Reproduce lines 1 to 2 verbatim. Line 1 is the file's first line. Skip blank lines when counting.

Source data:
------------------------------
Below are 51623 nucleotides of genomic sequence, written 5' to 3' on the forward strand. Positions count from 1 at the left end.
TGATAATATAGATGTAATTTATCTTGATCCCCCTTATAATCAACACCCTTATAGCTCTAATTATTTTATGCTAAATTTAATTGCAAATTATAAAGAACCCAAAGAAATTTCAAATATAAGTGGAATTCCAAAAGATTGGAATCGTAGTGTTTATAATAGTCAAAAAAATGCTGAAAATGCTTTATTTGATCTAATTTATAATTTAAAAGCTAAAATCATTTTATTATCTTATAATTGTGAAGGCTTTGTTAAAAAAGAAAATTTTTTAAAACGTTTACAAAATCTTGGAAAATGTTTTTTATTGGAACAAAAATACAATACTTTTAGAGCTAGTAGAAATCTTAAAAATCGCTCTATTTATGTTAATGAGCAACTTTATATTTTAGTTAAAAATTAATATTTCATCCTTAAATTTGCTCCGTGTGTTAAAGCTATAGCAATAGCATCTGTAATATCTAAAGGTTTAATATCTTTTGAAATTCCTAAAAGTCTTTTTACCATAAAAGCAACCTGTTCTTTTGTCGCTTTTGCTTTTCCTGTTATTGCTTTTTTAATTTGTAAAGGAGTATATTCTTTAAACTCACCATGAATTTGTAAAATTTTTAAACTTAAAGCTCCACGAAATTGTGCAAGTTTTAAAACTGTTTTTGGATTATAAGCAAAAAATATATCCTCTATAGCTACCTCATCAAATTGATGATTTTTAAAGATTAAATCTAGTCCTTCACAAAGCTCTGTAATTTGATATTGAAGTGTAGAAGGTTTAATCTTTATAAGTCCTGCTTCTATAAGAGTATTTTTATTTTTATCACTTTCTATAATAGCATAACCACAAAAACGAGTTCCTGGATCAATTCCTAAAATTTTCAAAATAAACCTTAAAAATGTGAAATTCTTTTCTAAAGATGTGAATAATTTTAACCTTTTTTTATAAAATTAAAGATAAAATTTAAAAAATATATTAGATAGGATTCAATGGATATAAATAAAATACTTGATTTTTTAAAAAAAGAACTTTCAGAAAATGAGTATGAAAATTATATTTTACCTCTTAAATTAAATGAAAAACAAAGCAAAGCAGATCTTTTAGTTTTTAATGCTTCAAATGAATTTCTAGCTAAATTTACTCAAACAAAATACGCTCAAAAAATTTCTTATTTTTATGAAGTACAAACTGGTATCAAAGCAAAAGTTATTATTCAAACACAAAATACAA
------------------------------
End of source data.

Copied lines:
Below are 51623 nucleotides of genomic sequence, written 5' to 3' on the forward strand. Positions count from 1 at the left end.
TGATAATATAGATGTAATTTATCTTGATCCCCCTTATAATCAACACCCTTATAGCTCTAATTATTTTATGCTAAATTTAATTGCAAATTATAAAGAACCCAAAGAAATTTCAAATATAAGTGGAATTCCAAAAGATTGGAATCGTAGTGTTTATAATAGTCAAAAAAATGCTGAAAATGCTTTATTTGATCTAATTTATAATTTAAAAGCTAAAATCATTTTATTATCTTATAATTGTGAAGGCTTTGTTAAAAAAGAAAATTTTTTAAAACGTTTACAAAATCTTGGAAAATGTTTTTTATTGGAACAAAAATACAATACTTTTAGAGCTAGTAGAAATCTTAAAAATCGCTCTATTTATGTTAATGAGCAACTTTATATTTTAGTTAAAAATTAATATTTCATCCTTAAATTTGCTCCGTGTGTTAAAGCTATAGCAATAGCATCTGTAATATCTAAAGGTTTAATATCTTTTGAAATTCCTAAAAGTCTTTTTACCATAAAAGCAACCTGTTCTTTTGTCGCTTTTGCTTTTCCTGTTATTGCTTTTTTAATTTGTAAAGGAGTATATTCTTTAAACTCACCATGAATTTGTAAAATTTTTAAACTTAAAGCTCCACGAAATTGTGCAAGTTTTAAAACTGTTTTTGGATTATAAGCAAAAAATATATCCTCTATAGCTACCTCATCAAATTGATGATTTTTAAAGATTAAATCTAGTCCTTCACAAAGCTCTGTAATTTGATATTGAAGTGTAGAAGGTTTAATCTTTATAAGTCCTGCTTCTATAAGAGTATTTTTATTTTTATCACTTTCTATAATAGCATAACCACAAAAACGAGTTCCTGGATCAATTCCTAAAATTTTCAAAATAAACCTTAAAAATGTGAAATTCTTTTCTAAAGATGTGAATAATTTTAACCTTTTTTTATAAAATTAAAGATAAAATTTAAAAAATATATTAGATAGGATTCAATGGATATAAATAAAATACTTGATTTTTTAAAAAAAGAACTTTCAGAAAATGAGTATGAAAATTATATTTTACCTCTTAAATTAAATGAAAAACAAAGCAAAGCAGATCTTTTAGTTTTTAATGCTTCAAATGAATTTCTAGCTAAATTTACTCAAACAAAATACGCTCAAAAAATTTCTTATTTTTATGAAGTACAAACTGGTATCAAAGCAAAAGTTATTATTCAAACACAAAATACAA